A discussion about junk DNA has broken out in the comments to Monday's Molecule #128: Winners.
Charlie Wagner, an old talk.origins fan, wonders why junk DNA advocates are still around given that there have been several recent papers questioning the idea that most of our genome is junk.
Charlie asks ...
So why are Larry and many others still clinging to the myth of "junk DNA"? Do they not read the literature?Of course we read the literature, Charlie, but unlike you we read all of the literature. You can't just pick out the papers that support your position and assume that the question has been settled.
The skill in reading the scientific literature is to put things into perspective and maintain a certain degree of skepticism. It's just not true that everything published in scientific journals is correct. An important part of science is challenging the consensus and many scientists try to make their reputation by coming up with interpretations that break new ground. The success of science depends on the few that are correct but let's not forget that most of them turn out to be wrong.
Genomes & Junk DNA
The trick is to recognize the new ideas that may be on to something and ignore those that aren't. This isn't easy but experienced scientists have a pretty good track record. Inexperienced scientists may not be able to distinguish between legitimate challenges to dogma and ones that are frivolous. The problem is even more severe for non-scientists and journalists. They are much more likely to be sucked in by the claims in the latest paper—especially if it's published in a high profile journal.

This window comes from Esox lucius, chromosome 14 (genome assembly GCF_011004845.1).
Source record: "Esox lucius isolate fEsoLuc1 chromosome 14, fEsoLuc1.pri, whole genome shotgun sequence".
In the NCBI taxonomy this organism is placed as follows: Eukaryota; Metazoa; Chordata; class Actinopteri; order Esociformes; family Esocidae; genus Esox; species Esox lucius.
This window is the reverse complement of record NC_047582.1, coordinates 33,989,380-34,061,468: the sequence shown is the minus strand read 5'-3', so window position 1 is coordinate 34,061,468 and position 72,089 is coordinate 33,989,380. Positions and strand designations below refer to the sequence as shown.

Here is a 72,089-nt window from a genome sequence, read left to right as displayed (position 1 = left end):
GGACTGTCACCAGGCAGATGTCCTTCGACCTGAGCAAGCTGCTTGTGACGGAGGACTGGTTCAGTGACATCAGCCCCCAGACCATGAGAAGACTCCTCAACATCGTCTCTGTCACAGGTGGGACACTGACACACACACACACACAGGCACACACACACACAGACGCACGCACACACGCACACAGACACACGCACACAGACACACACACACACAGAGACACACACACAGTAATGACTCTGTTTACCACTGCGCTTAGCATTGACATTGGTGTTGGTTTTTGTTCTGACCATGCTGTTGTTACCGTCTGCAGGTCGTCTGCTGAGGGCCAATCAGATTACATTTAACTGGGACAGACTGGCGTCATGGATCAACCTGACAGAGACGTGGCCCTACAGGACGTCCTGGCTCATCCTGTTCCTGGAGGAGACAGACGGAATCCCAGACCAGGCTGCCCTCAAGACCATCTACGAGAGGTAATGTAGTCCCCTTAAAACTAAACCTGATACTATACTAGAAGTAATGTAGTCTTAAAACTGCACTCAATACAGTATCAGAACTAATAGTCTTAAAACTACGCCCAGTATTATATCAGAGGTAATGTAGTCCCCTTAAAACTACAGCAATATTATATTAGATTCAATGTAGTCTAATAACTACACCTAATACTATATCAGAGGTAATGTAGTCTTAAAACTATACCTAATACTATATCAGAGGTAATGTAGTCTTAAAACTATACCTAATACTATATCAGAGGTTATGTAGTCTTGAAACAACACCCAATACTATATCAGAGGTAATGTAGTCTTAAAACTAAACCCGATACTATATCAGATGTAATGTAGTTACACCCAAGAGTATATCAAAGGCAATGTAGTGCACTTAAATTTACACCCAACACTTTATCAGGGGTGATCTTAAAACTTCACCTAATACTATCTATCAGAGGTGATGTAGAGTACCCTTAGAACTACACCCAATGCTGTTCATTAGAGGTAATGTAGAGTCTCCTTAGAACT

Lots of scientists don't like the idea of junk DNA because it doesn't fit into their view of how evolution works. They gleefully announce the demise of junk DNA whenever another little bit of noncoding DNA is discovered to have a function. They also attach undue significance to recent studies showing that a large part of mammalian genomes are transcribed at one time or another in spite of the fact that this phenomenon has been known for decades and is perfectly consistent with what we know about spurious transcription.
I've addressed many of the specific papers in previous postings. You can review my previous postings by clicking on the Theme Box URL. The bottom line is "don't trust everything you read in the recent scientific literature."
Another good rule of thumb is never trust any paper that doesn't give you a fair and accurate summary of the "dogma" they are opposing. When you challenge the concept of junk DNA, for example, it's not good enough to just present a piece of new evidence that may not fit the current "dogma." You also have to deal with all the evidence that was used to create the consensus view in the first place and show how it can be better explained by your new model. A good place to start is The Onion Test.
The figure is from Mattick (2007), an excellent example of what I'm talking about. This is a paper attacking the current consensus on junk DNA but in doing so it uses a figure that reveals an astonishing lack of understanding of genomes. This makes everything else in paper suspect. The figure was chosen by Ryan Gregory to be the classic example of a Dog's Ass Plot.
Mattick, J.S. (2004) The hidden genetic program of complex organisms. Sci Am. 291:60-67.